Wednesday, December 4, 2013

Stark Law Violations and the False Claims Act: US ex rel Baklid-Kunz v. Halifax Hospital Medical Center

In the ongoing qui tam case, US ex rel Baklid-Kunz v. Halifax Hospital Medical Center, case no. 6:09-cv-1002-Orl-31 (M.D. Fla.), which I have previously featured, the Court recently granted the Government's Motion for Partial Summary Judgment and found that the hospital's compensation arrangement with several oncologists that it employed violated the Stark Law. As there was a "factual issue" regarding whether the Hospital "knowingly" submitted claims for payment from Medicare or Medicaid arising from these Stark violations, the Court did not find --yet-- that the Hospital violated the False Claims Act. False Claims Act liability based on these Stark Law violations, however, remains a real possibility: if the Court or jury later determines that Halifax "knowingly" submitted claims for payment arising from Stark violations, then it could be subject to hundreds of millions of dollars in treble damages and penalties arising under the False Claims Act.

Halifax Hospital and a recent ruling in another Middle District of Florida case, US ex rel Schubert v. All Children's Health System, Inc., case no. 8:11-cv-01687-T-27, involving a Stark Law violation serving as the basis for a False Claims Act violation, demonstrate the incredible breath of the Stark Law, how easy it can be for hospitals to run afoul of it in compensating physicians, the incredible damage exposure to hospitals, and why such claims are especially attractive to relators seeking to bring False Claims Act cases. For example, the relator in Halifax Hospital is reported to be the hospital's former compliance officer.

The Stark Law, 42 USC 1395nn(a), prohibits physicians from referring Medicare/Medicaid patients to a whole host of business entities or "services," including hospitals, clinical labs, durable medical equipment providers, in which the physician or an immediate family member has a financial interest. In turn, hospitals are prohibited from submitting any claim for payment to Medicare or Medicaid that were furnished as a result of a prohibited referral. For example, if a physician has a "financial relationship" with a hospital that violates Stark and refers Medicare patients to the hospital, the hospital may not bill for any services rendered arising from that referral, regardless of whether the patient needed those services, was otherwise entitled to them, or what the services cost. Now, the reference to "financial relationship" does not refer only to some kind of under the table payment or kickback. Rather, the statute interprets "financial relationship" broadly to include "any arrangement involving remuneration between a physician (or an immediate family member of such physician) and an entity" and includes "any remuneration, directly or indirectly, overtly or covertly, in cash or in kind." 42 USC 1395nn(h)(1)(B).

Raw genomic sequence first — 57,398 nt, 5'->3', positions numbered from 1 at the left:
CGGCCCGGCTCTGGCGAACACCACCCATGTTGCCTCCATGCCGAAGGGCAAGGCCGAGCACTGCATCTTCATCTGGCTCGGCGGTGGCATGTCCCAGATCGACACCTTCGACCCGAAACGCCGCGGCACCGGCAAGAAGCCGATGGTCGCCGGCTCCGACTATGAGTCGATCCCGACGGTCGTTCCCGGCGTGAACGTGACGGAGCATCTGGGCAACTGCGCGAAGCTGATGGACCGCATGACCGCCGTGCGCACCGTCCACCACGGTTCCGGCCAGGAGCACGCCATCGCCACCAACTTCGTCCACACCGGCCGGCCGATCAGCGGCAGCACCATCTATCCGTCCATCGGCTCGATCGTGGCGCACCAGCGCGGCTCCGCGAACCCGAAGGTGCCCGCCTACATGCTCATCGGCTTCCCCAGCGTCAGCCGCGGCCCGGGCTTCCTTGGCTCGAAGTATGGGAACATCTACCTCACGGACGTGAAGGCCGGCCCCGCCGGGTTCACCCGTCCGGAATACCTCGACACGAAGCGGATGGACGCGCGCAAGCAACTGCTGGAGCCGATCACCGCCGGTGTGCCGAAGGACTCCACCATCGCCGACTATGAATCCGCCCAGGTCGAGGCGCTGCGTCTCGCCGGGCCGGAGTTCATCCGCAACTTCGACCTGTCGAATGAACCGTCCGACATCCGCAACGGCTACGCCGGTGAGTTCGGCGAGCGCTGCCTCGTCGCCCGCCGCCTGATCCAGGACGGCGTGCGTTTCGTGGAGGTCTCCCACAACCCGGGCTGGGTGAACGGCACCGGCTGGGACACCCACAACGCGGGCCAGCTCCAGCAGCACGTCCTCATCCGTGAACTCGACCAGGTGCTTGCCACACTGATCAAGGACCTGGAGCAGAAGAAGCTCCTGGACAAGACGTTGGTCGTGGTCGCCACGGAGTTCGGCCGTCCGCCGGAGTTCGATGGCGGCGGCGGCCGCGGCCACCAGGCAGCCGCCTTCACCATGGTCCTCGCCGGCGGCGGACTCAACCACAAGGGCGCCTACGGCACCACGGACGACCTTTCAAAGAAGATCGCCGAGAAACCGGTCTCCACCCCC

According to the Court, Halifax Hospital ran afoul of Stark Law by employing six oncologists at the hospital for five years and paying them an "incentive bonus" which turned out to violate Stark Law. The Stark Law permits hospitals and other entities to employ physicians and others who might refer Medicare patients to them provided that a "bona fide employment relationship" exists. Whether an employment relationship is bona fide or not depends in large part on whether the entity, such as a hospital, pays the physician "consistent with the fair market value of the services," without regard to the "volume or value of any referrals made by the physicians, as reflected in a "commercially reasonable agreement." 42 USC 1395nn(e)(2). Basically, Halifax Hospital's incentive bonus for its oncologists turned out to be too generous and thus did not satisfy the bona fide employment exception. As a result, Halifax Hospital was prohibited by Stark from submitting Medicare claims for its services that were furnished pursuant to referrals from these ineligible oncologists employed by the hospital.

As a result of Halifax's violations, the Government sought reimbursement of $27,102,000 in Medicare payments generated as a result of these improper referrals. The Hospital did not have any way of lowering this damage figure. By that, I mean the Hospital cannot claim that the referrals were really warranted regardless of the improper bonus; that the bonus payment was immaterial to whether the referral for services was appropriately made; that services were really provided or needed; or that damages were the difference in value between normal referrals that comply with Stark and referrals allegedly made as a result of Stark violations. No, the result is particularly harsh because the services provided were simply not eligible for payment based solely on the ineligible referral source.

The Court found that Stark Law violations can give rise to False Claim Act liability if a hospital or other provider who accepted the illegal referral "falsely certified compliance with the Stark Law" in connection with submitting a claim to a federally funded insurance program such as Medicare. If, as the Government contends in Halifax Hospital, the Hospital is found to have violated the False Claims Act by submitting claims for payment arising from Stark Law violations, then the $27 million damage will be trebled and the hospital would additionally be subject to fines of $5,500 to $11,000 for each separate billing or claim submitted to Medicare. Damages could easily exceed $100 million. One press report stated that the Government was seeking damages in excess of $750 million. 

A. Brian Albritton
December 4, 2013

No comments:

Post a Comment